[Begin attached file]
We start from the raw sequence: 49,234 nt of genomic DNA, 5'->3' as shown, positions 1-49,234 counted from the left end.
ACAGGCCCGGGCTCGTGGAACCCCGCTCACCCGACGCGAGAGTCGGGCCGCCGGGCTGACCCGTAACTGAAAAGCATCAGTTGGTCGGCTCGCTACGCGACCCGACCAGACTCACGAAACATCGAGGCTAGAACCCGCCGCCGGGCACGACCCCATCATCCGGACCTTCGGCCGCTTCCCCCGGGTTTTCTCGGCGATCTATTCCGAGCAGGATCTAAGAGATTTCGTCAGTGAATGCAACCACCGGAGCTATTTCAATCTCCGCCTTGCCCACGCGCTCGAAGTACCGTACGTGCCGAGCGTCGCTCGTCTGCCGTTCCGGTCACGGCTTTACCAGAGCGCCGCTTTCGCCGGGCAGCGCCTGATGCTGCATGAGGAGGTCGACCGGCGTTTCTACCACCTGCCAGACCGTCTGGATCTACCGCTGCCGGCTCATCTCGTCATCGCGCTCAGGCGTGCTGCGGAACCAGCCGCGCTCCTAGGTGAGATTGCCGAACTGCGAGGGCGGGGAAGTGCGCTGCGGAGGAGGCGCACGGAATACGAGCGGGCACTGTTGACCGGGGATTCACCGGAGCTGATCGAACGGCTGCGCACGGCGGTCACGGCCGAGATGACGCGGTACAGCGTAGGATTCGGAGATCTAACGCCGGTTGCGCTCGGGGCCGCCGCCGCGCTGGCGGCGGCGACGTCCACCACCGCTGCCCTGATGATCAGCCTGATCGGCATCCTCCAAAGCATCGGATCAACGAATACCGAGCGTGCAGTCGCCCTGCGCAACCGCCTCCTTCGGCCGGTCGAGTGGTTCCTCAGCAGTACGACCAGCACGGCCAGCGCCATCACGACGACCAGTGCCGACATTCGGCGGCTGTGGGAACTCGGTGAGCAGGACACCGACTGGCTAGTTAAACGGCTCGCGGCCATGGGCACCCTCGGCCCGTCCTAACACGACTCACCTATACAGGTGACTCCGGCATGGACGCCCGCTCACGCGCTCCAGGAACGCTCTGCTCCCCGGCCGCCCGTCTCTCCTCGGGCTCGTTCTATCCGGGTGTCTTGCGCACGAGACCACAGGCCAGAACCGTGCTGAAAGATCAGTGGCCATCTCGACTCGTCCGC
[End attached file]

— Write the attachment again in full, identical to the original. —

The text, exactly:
We start from the raw sequence: 49,234 nt of genomic DNA, 5'->3' as shown, positions 1-49,234 counted from the left end.
ACAGGCCCGGGCTCGTGGAACCCCGCTCACCCGACGCGAGAGTCGGGCCGCCGGGCTGACCCGTAACTGAAAAGCATCAGTTGGTCGGCTCGCTACGCGACCCGACCAGACTCACGAAACATCGAGGCTAGAACCCGCCGCCGGGCACGACCCCATCATCCGGACCTTCGGCCGCTTCCCCCGGGTTTTCTCGGCGATCTATTCCGAGCAGGATCTAAGAGATTTCGTCAGTGAATGCAACCACCGGAGCTATTTCAATCTCCGCCTTGCCCACGCGCTCGAAGTACCGTACGTGCCGAGCGTCGCTCGTCTGCCGTTCCGGTCACGGCTTTACCAGAGCGCCGCTTTCGCCGGGCAGCGCCTGATGCTGCATGAGGAGGTCGACCGGCGTTTCTACCACCTGCCAGACCGTCTGGATCTACCGCTGCCGGCTCATCTCGTCATCGCGCTCAGGCGTGCTGCGGAACCAGCCGCGCTCCTAGGTGAGATTGCCGAACTGCGAGGGCGGGGAAGTGCGCTGCGGAGGAGGCGCACGGAATACGAGCGGGCACTGTTGACCGGGGATTCACCGGAGCTGATCGAACGGCTGCGCACGGCGGTCACGGCCGAGATGACGCGGTACAGCGTAGGATTCGGAGATCTAACGCCGGTTGCGCTCGGGGCCGCCGCCGCGCTGGCGGCGGCGACGTCCACCACCGCTGCCCTGATGATCAGCCTGATCGGCATCCTCCAAAGCATCGGATCAACGAATACCGAGCGTGCAGTCGCCCTGCGCAACCGCCTCCTTCGGCCGGTCGAGTGGTTCCTCAGCAGTACGACCAGCACGGCCAGCGCCATCACGACGACCAGTGCCGACATTCGGCGGCTGTGGGAACTCGGTGAGCAGGACACCGACTGGCTAGTTAAACGGCTCGCGGCCATGGGCACCCTCGGCCCGTCCTAACACGACTCACCTATACAGGTGACTCCGGCATGGACGCCCGCTCACGCGCTCCAGGAACGCTCTGCTCCCCGGCCGCCCGTCTCTCCTCGGGCTCGTTCTATCCGGGTGTCTTGCGCACGAGACCACAGGCCAGAACCGTGCTGAAAGATCAGTGGCCATCTCGACTCGTCCGC